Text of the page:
Here are just some of the medical issues that can be treated with probiotics.
- Treating conditions involving inflammation, such as pouchitis
- Treating inflammation from bowel diseases, such as Crohn’s disease and ulcerative colitis
- Treating inflammation and ulcers in the gut caused by Helicobacter pylori bacterium
- Treating acid reflux, constipation, irritable bowel syndrome (IBS), spastic colon, as well as reducing the duration of infectious diarrhea and the return of colorectal and bladder cancer
- In women, it can be used in treating or preventing vaginal yeast infections and urinary tract infections
Additional Medicinal Uses Being Studied
- Boosting the immune system
- Infections of the skin, such as eczema
- Issues sleeping
- Lactose intolerance
- Mental Illness
- Respiratory and gut infections in children
- Stiffness in the joints
Are Probiotics Safe For Me?
A fair amount of caution is always reasonable when trying new things on your body. Many studies have shown positive results with the use of probiotics, however in some cases side effects have been noted, such as mild stomach irritation, bloating, flatulence, diarrhea, and allergic reactions. Despite this though, the fact that probiotics are naturally already present in the human body, leads most to believe they are safe for the most part.
It is also important to remember that supplement manufacturers don’t need FDA approval to sell their products or to make claims to their safety or effectiveness. Researchers have yet to determine the true effectiveness of probiotic supplements, and it is still uncertain which probiotics or what combination of them are most effective for treating particular diseases and conditions. Ultimately more research is needed to make a more specific determination on the safety and effectiveness of probiotic use.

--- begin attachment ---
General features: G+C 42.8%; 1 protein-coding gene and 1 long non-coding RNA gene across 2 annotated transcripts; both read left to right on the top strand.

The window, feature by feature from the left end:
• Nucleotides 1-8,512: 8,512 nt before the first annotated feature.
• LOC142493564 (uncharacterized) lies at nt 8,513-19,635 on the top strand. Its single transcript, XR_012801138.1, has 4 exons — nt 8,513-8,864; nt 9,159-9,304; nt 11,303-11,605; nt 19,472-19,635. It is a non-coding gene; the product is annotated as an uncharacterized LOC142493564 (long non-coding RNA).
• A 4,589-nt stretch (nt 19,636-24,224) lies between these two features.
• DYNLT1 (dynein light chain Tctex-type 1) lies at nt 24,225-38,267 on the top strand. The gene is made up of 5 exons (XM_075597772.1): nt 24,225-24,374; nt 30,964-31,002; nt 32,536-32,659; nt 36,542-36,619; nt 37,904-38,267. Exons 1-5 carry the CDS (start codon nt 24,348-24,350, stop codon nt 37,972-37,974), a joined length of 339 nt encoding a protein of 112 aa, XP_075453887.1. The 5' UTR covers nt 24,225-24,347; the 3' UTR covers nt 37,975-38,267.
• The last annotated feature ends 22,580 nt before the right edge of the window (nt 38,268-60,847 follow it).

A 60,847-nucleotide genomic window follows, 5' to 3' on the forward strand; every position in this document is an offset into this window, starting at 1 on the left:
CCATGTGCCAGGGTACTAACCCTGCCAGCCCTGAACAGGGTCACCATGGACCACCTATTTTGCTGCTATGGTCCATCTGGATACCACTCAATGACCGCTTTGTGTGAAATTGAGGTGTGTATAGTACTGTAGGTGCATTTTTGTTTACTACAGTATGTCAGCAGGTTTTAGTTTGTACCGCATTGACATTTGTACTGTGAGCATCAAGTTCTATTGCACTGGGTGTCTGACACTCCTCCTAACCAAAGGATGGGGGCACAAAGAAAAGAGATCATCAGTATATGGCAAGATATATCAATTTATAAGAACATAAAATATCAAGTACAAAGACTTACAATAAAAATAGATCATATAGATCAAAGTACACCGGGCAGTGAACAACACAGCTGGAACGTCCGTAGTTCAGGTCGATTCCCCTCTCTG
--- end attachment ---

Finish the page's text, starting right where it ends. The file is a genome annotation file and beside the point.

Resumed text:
They can interact and or interfere with current medications you may be on, and if pregnant or breastfeeding it is good to be informed. With this in mind it is always best to discuss the possibility of using probiotics with your doctor or pediatrician before trying it out for yourself or for your child.
Probiotic Species And Strains
As discussed, there are a number of kinds of probiotics. To make sure that you are getting the right kind of your condition or concern, take a look at the different families and species of probiotics that are most commonly recommended.
- Acidophilus- This is one of the more important strains of the lactobacillus family, because it assists with nutrient absorption, strengthens the integrity of the intestinal wall, and helps with the overall digestion process.
- Helps with the digestive tract, immune system, nutrient absorption, urinary/vaginal health in women, and relieves cramping, diarrhea, and flatulence
- Fermentum- Commonly found in foods like kimchi and sourdough, this probiotic makes glutathione and superoxide dismutase, which are strong antioxidants for neutralizing toxins produced by the stomach during digestion. It has also been found in recent studies to be useful against foodborne pathogens.
- Helps with detoxing and digestion
- Paracasei- This strain colonizes in the small intestine, and in the colon when ingested along with milk protein, improving its resistance to stomach acids. It also supports liver function.
- Helps with overall liver function
- Plantarum- This strain produces hydrogen peroxide, which the body uses to defend against “bad” bacteria consumed while eating, and for adults it has been shown to actively improve immune function.